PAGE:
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Collard greens

I recently learned how to make collard greens. I will admit to being very nervous about approaching this, since it’s such a cultural staple in southern cooking; southern cooking is definitely not something I grew up with. In fact, prior to trying to make them myself, I had only eaten collard greens once, maybe twice.

But I was highly motivated. My mother cooked spinach often when I was growing up, and it was awful: overcooked, just a lump of green wilted stuff with all of the flavor and texture boiled out of it. It put me off from eating spinach well into my adult life, and I had no interest in trying other greens. Also, let’s face it: kale, like spinach, is very healthy, but it tastes terrible. Collard greens aren’t any better on their own, but in order for something to become that much of a cultural tradition, clearly someone figured out how to make them into something that people actually wanted to eat.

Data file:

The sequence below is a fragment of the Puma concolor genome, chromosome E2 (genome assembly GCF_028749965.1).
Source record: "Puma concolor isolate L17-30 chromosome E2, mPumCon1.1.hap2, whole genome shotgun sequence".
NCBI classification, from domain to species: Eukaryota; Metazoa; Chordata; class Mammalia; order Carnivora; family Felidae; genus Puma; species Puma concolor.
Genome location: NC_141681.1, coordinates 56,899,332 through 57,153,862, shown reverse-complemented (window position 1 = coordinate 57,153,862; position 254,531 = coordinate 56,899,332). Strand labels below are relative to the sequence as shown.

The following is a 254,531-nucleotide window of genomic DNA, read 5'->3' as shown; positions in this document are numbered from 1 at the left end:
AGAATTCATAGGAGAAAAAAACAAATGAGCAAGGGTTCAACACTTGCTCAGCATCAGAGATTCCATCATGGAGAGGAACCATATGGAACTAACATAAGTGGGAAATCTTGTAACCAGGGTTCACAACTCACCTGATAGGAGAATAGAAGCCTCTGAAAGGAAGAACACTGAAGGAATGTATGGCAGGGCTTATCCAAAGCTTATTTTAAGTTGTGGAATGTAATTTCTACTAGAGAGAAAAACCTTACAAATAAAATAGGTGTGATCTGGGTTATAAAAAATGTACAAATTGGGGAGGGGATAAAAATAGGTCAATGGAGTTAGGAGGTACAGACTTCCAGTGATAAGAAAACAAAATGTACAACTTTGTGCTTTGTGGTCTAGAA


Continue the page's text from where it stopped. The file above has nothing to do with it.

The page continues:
As I often do when researching a recipe, I find a half-dozen recipes from a variety of sources, and compare and contrast them. For something sounding as generic as “collard greens,” I expected to find a wide variety of approaches. But what I found was the opposite: there is a remarkable consensus on how to prepare them in the Southern tradition. There were plenty of variations, no doubt, but at the heart of all of them was the same basic philosophy: drown them in flavor. Brown up some smoky meat. Saute some aromatic vegetables. Throw in some spices. Let it simmer for a long time to soften up the greens and intermingle all of the flavors. I added one more twist: a bit of flour, browned, to create a “brown roux” that will bump up the flavor a bit more while also slightly thickening the potlikker.

I am a huge fan of collard greens now — 100% sold. I will admit that the greens themselves are just sort of along for the ride while everything else is doing the hard work of creating amazing flavor. But it is great stuff.

Peace, love, and biscuits,


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